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Ed-don't beat yourself up so bad about the decision you made as it was the right one. In putting your friend down shows the love you had for her that you brought an end to the suffering. Be thankful for the good years you had together. I'm sure she will be waiting for you in Gods domain when the time comes. Hang in there and things will get better. You have a new friend that needs your love and attention now.
 

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Ed,
There is no “right choice”. I’ve put some down (dying with head in my lap as I held and stroked them) and let some run their course. Regrets if you do and regrets if you don’t. They can go a long time with hips that hurt to watch, but the back is another thing. When their back enters into it, they have a very short time before a bone spur grows into their spinal column. Talking multiple experiences at just about that age. Cancer also grows quick, much faster than expected once you can see it, also multiple experiences but younger. I suspect she had MAYBE weeks, not months and certainly not a year. The job was just the last straw to make the decision you knew you had to make, not the actual reason. Gone the other way, would also have broken your heart to see what she went through. Part of grieving is second guessing ourselves.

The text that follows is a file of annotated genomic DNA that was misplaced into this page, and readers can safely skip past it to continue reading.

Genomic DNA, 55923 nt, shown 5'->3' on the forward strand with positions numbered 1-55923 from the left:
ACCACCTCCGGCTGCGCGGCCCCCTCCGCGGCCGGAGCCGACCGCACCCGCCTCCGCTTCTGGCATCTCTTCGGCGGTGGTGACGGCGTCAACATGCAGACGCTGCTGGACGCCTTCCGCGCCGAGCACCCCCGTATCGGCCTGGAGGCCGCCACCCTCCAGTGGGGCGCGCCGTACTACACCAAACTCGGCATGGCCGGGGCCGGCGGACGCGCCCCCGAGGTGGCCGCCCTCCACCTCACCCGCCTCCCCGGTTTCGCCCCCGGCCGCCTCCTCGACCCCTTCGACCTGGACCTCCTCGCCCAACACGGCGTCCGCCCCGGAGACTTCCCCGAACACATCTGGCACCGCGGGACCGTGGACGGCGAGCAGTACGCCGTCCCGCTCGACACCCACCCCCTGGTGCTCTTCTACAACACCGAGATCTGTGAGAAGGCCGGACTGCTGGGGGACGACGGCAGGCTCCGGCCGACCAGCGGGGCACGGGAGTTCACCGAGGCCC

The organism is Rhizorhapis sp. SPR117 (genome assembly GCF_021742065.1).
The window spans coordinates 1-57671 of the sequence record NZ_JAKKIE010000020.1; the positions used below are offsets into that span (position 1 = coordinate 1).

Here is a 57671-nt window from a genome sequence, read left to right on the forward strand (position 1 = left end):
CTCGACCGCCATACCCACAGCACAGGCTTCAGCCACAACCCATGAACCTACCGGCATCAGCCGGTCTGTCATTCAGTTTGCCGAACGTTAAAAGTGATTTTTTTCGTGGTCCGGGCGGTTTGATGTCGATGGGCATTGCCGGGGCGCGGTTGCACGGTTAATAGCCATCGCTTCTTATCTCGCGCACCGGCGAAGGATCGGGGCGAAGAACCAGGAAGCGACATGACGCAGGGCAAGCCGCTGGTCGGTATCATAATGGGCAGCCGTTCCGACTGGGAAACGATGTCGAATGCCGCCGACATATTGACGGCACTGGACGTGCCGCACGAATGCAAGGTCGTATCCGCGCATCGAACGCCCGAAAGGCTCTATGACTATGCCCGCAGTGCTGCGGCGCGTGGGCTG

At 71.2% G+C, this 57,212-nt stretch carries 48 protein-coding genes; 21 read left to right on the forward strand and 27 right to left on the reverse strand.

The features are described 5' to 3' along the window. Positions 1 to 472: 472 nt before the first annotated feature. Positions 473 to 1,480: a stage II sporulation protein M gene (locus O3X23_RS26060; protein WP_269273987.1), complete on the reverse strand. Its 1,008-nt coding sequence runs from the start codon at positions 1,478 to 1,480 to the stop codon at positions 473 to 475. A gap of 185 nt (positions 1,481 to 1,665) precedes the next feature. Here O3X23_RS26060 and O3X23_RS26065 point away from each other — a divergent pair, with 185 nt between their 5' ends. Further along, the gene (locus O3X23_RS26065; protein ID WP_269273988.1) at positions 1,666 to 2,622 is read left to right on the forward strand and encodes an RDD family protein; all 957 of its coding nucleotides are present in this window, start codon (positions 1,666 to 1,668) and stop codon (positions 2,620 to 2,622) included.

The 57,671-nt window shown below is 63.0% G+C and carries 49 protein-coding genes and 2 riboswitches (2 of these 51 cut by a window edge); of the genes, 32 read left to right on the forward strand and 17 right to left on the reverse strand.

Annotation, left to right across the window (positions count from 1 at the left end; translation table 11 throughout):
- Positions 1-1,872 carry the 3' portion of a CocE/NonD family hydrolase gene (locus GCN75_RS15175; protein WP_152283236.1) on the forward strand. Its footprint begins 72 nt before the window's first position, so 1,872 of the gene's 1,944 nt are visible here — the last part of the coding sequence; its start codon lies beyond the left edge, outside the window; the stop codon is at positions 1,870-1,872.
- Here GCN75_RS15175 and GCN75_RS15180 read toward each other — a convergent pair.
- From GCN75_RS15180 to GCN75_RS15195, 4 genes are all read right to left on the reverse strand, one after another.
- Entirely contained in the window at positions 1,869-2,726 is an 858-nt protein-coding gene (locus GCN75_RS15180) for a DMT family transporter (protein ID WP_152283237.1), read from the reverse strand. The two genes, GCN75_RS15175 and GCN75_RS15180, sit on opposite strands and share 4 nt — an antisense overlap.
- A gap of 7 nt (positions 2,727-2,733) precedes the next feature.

Most blessings have a price. The price of the years with our dogs is that we must also lose them, way too soon. The bond you will create with your new dog is also part of the grieving process. We get very attached very quickly.
 

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Discussion Starter · #15 ·
Thanks for the kind replies. I think I am slowly getting over the guilt. Samantha was such a huge part of everything I did. She was literally fearless.

She loved to go out and play in thunderstorms and loved being wet, which is why she never had fleas. If there was a pond, lake or puddle nearby she was in it. She got excited by the sound of gunfire, if you picked up a gun in the house in her presence you had best be going shooting or hunting with her. She retrieved birds and chased rabbits for me. One time I had gone dove hunting and left her in the truck because she got so excited she'd run way out ahead of me and scare em all off. I left the window open at the most 8 inches. I could hear her 200 yards away just yipping to get out. The yipping stopped and I figgered "thank goodness!" when I turned around...there she was wagging her tail. Don't ask me how the heck she got outta that lil gap in the window. She went a couple of rounds with a feral hog, killed a few snakes in her time and once got a gator by the tail...much to my dismay.